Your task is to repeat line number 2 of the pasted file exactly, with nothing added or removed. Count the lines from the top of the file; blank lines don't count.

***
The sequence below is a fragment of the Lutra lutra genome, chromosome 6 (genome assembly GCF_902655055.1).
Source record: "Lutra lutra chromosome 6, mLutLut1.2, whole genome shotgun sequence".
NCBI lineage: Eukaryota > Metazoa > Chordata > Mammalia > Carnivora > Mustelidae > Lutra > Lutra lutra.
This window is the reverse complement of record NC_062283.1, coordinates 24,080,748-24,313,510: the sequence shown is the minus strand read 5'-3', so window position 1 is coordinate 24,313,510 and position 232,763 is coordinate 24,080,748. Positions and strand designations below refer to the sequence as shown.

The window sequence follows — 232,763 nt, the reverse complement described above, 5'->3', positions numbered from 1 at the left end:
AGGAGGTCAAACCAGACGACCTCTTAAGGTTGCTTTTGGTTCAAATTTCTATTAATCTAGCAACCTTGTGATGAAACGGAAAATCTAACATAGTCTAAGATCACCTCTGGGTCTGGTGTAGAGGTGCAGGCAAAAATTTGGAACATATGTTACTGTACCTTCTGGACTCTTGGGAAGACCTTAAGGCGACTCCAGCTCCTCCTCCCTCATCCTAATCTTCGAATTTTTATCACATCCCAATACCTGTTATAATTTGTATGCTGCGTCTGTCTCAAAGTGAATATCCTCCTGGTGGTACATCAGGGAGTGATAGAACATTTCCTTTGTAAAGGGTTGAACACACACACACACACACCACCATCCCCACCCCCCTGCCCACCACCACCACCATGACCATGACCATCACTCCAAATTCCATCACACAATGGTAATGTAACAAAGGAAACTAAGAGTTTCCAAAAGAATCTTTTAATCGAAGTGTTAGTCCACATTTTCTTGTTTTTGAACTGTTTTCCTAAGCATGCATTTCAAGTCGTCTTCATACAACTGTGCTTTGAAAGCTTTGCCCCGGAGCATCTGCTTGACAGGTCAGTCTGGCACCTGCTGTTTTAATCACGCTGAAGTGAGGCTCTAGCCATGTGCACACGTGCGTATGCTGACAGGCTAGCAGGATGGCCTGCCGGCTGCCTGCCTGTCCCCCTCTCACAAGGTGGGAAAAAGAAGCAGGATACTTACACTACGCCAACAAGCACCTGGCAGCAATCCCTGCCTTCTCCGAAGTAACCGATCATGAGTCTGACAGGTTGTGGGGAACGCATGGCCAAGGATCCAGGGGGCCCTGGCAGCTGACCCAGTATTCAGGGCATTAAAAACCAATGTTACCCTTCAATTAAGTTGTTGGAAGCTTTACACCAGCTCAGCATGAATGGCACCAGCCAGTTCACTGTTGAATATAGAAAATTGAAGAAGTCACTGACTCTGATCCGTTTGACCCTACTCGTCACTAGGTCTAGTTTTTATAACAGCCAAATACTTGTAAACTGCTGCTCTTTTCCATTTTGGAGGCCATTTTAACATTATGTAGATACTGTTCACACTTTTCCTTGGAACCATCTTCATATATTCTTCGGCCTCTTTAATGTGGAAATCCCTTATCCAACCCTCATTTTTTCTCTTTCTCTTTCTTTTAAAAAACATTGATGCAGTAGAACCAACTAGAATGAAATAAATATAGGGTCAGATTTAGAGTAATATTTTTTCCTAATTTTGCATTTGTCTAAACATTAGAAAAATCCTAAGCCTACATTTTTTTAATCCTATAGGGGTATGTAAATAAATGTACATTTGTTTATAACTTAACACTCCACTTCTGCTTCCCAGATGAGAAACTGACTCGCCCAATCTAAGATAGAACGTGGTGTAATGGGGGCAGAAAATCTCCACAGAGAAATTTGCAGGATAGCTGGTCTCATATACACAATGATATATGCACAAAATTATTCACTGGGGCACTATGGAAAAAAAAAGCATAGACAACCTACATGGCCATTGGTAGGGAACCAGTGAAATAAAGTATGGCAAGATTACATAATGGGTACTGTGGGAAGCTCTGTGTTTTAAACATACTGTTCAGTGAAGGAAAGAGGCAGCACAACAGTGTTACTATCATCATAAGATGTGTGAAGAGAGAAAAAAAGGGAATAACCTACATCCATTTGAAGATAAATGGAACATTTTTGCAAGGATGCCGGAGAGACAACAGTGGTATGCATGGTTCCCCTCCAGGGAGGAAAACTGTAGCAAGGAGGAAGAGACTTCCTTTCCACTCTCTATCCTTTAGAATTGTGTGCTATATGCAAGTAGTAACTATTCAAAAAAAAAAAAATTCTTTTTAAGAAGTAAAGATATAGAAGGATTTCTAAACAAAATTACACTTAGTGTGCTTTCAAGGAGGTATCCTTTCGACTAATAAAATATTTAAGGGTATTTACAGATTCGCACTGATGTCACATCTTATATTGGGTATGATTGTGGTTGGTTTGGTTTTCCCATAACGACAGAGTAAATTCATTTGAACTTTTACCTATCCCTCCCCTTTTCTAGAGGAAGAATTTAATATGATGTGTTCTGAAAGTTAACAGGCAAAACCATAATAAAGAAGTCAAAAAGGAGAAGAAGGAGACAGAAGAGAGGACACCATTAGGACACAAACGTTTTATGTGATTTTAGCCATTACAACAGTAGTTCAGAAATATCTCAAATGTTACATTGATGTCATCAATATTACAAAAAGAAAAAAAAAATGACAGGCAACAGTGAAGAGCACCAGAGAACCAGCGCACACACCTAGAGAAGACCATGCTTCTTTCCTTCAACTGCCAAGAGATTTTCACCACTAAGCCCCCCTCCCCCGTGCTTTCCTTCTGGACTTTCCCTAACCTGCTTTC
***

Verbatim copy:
Source record: "Lutra lutra chromosome 6, mLutLut1.2, whole genome shotgun sequence".